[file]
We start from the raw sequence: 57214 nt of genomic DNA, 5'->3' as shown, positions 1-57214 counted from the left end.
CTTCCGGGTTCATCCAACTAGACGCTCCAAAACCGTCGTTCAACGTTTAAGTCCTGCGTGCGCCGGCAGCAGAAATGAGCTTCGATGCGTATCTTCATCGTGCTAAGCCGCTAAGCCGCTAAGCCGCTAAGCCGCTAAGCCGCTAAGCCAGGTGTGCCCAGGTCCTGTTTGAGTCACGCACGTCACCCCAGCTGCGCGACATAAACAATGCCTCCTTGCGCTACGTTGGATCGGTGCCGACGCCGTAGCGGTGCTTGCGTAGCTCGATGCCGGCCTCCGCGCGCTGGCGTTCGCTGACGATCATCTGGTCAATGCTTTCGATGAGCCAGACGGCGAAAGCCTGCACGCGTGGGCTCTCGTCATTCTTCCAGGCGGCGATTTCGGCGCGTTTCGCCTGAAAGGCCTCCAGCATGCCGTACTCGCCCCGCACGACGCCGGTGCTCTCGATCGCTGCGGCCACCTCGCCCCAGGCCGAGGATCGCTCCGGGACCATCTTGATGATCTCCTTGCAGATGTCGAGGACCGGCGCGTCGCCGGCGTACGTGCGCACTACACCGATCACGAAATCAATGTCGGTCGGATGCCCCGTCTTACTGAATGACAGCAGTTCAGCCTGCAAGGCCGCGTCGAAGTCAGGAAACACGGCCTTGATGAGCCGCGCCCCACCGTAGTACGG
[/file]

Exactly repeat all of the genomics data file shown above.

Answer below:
We start from the raw sequence: 57214 nt of genomic DNA, 5'->3' as shown, positions 1-57214 counted from the left end.
CTTCCGGGTTCATCCAACTAGACGCTCCAAAACCGTCGTTCAACGTTTAAGTCCTGCGTGCGCCGGCAGCAGAAATGAGCTTCGATGCGTATCTTCATCGTGCTAAGCCGCTAAGCCGCTAAGCCGCTAAGCCGCTAAGCCGCTAAGCCAGGTGTGCCCAGGTCCTGTTTGAGTCACGCACGTCACCCCAGCTGCGCGACATAAACAATGCCTCCTTGCGCTACGTTGGATCGGTGCCGACGCCGTAGCGGTGCTTGCGTAGCTCGATGCCGGCCTCCGCGCGCTGGCGTTCGCTGACGATCATCTGGTCAATGCTTTCGATGAGCCAGACGGCGAAAGCCTGCACGCGTGGGCTCTCGTCATTCTTCCAGGCGGCGATTTCGGCGCGTTTCGCCTGAAAGGCCTCCAGCATGCCGTACTCGCCCCGCACGACGCCGGTGCTCTCGATCGCTGCGGCCACCTCGCCCCAGGCCGAGGATCGCTCCGGGACCATCTTGATGATCTCCTTGCAGATGTCGAGGACCGGCGCGTCGCCGGCGTACGTGCGCACTACACCGATCACGAAATCAATGTCGGTCGGATGCCCCGTCTTACTGAATGACAGCAGTTCAGCCTGCAAGGCCGCGTCGAAGTCAGGAAACACGGCCTTGATGAGCCGCGCCCCACCGTAGTACGG